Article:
He had been told to hand over all but £12 of his £39.90 unemployment and sickness benefit to support his two young children. Mr [A]’s brother, [B], 39, said: "It is all because he was hounded by the CSA."

1994-03-25
The Daily Express

(From NACSA BOTD)

[C], a 38-year-old technician, gassed himself in his car in Sunderland when he was unable to afford new agency demands. His father [D] branded the CSA ‘a disgrace’.

1994-03-25
The Daily Express

(From NACSA BOTD)

A 37-year-old civilian working with Humberside police was found dead in his car shortly after the CSA contacted him. A hose pipe was attached to the exhaust. His mother, Mrs [E], 56, said: "He had been having terrible trouble with the CSA. He told me they were trying to take very penny."

1994-04-29
Today

(From NACSA BOTD)

A young father hanged himself after the Child Support Agency said his maintenance payments were to be trebled, an inquest heard yesterday. A CSA letter found at the flat of [X] said his £10 a week voluntary payment was going up to £27.75 – and there were arrears of £578.

West Somerset coroner Michael Rose said the letter would have had a frightening effect on the 23-year-old computer operator. He is to ‘make representations’ to the agency, after hearing how Mr [X] was later reassessed to pay ex-girlfriend [Y] only £12.85 a week for their four-year-old daughter [Z]. Recording a verdict of suicide, the Coroner said: "I can’t help wondering whether I would be sitting here today if the right figures had been arrived at earlier."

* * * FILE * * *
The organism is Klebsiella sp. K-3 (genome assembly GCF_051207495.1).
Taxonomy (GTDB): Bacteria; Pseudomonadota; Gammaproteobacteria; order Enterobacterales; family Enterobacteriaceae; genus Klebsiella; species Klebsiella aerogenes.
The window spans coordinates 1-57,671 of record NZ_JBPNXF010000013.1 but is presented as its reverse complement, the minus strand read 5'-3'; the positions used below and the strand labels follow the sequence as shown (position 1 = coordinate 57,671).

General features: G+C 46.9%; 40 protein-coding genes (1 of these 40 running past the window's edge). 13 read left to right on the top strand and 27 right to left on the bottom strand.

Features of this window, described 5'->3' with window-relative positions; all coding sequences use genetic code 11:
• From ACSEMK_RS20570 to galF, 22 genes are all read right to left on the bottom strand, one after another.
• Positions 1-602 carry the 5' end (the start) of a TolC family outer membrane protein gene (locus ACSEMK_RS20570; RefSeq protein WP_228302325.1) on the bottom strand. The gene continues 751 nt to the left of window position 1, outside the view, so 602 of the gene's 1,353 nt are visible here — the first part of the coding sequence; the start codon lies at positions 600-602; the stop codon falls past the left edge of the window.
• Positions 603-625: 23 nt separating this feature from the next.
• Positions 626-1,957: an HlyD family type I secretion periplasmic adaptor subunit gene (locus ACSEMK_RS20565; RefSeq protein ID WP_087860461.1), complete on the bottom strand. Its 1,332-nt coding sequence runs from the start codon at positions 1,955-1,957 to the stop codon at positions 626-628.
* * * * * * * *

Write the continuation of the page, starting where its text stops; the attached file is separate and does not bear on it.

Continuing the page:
1994-05-07
The Daily Mirror

(From NACSA BOTD)

A verdict of suicide was recorded in November on Birmingham prison worker, [X]. In May of this year [X] received a CSA demand for £2,500 maintenance arrears and shortly afterwards he took an overdose of sleeping tablets. At the inquest his brave mother, Mrs [Y], said: "... the letter from the CSA was on the top of the pile of suicide notes. I feel very bitter."